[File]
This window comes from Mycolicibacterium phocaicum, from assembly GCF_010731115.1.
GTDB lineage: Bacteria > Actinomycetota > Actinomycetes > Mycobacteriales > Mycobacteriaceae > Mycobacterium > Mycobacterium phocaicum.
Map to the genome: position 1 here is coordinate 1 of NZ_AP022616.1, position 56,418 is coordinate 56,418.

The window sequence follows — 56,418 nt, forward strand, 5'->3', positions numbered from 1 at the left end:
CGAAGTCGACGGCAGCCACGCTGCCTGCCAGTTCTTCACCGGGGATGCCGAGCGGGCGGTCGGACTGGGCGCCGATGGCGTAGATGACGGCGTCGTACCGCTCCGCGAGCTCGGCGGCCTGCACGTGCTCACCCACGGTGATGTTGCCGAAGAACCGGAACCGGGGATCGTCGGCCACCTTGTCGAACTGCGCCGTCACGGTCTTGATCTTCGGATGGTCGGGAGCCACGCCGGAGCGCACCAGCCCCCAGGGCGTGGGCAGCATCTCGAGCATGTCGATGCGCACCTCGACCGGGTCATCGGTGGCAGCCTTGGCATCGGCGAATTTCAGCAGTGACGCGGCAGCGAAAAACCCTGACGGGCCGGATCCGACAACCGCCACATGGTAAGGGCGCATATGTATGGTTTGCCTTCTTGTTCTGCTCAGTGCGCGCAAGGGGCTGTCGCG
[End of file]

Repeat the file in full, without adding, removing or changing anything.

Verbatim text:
This window comes from Mycolicibacterium phocaicum, from assembly GCF_010731115.1.
GTDB lineage: Bacteria > Actinomycetota > Actinomycetes > Mycobacteriales > Mycobacteriaceae > Mycobacterium > Mycobacterium phocaicum.
Map to the genome: position 1 here is coordinate 1 of NZ_AP022616.1, position 56,418 is coordinate 56,418.

The window sequence follows — 56,418 nt, forward strand, 5'->3', positions numbered from 1 at the left end:
CGAAGTCGACGGCAGCCACGCTGCCTGCCAGTTCTTCACCGGGGATGCCGAGCGGGCGGTCGGACTGGGCGCCGATGGCGTAGATGACGGCGTCGTACCGCTCCGCGAGCTCGGCGGCCTGCACGTGCTCACCCACGGTGATGTTGCCGAAGAACCGGAACCGGGGATCGTCGGCCACCTTGTCGAACTGCGCCGTCACGGTCTTGATCTTCGGATGGTCGGGAGCCACGCCGGAGCGCACCAGCCCCCAGGGCGTGGGCAGCATCTCGAGCATGTCGATGCGCACCTCGACCGGGTCATCGGTGGCAGCCTTGGCATCGGCGAATTTCAGCAGTGACGCGGCAGCGAAAAACCCTGACGGGCCGGATCCGACAACCGCCACATGGTAAGGGCGCATATGTATGGTTTGCCTTCTTGTTCTGCTCAGTGCGCGCAAGGGGCTGTCGCG